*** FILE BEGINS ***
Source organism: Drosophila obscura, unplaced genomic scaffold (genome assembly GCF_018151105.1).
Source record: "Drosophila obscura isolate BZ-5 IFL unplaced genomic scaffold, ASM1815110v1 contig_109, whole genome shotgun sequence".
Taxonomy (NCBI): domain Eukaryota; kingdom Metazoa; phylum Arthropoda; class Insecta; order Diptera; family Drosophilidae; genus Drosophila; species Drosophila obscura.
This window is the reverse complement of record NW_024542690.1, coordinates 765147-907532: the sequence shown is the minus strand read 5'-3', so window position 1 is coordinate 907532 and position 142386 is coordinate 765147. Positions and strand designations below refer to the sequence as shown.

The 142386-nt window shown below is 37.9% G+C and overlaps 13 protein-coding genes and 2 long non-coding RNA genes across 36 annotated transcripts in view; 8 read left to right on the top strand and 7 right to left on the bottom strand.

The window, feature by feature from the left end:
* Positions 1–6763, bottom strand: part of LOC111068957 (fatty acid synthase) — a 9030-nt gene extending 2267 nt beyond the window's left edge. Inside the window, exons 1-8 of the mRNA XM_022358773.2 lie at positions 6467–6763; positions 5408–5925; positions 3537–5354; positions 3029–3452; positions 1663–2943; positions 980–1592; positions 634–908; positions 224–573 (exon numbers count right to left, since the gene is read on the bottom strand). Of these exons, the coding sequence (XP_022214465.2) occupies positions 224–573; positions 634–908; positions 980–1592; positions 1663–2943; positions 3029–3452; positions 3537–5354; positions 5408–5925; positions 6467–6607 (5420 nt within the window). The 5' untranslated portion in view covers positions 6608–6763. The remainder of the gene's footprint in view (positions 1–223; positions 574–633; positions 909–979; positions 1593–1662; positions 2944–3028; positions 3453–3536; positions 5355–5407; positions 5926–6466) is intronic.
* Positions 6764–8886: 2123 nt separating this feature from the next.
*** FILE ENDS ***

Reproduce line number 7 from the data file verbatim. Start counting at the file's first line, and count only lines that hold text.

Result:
* Positions 1–6763, bottom strand: part of LOC111068957 (fatty acid synthase) — a 9030-nt gene extending 2267 nt beyond the window's left edge. Inside the window, exons 1-8 of the mRNA XM_022358773.2 lie at positions 6467–6763; positions 5408–5925; positions 3537–5354; positions 3029–3452; positions 1663–2943; positions 980–1592; positions 634–908; positions 224–573 (exon numbers count right to left, since the gene is read on the bottom strand). Of these exons, the coding sequence (XP_022214465.2) occupies positions 224–573; positions 634–908; positions 980–1592; positions 1663–2943; positions 3029–3452; positions 3537–5354; positions 5408–5925; positions 6467–6607 (5420 nt within the window). The 5' untranslated portion in view covers positions 6608–6763. The remainder of the gene's footprint in view (positions 1–223; positions 574–633; positions 909–979; positions 1593–1662; positions 2944–3028; positions 3453–3536; positions 5355–5407; positions 5926–6466) is intronic.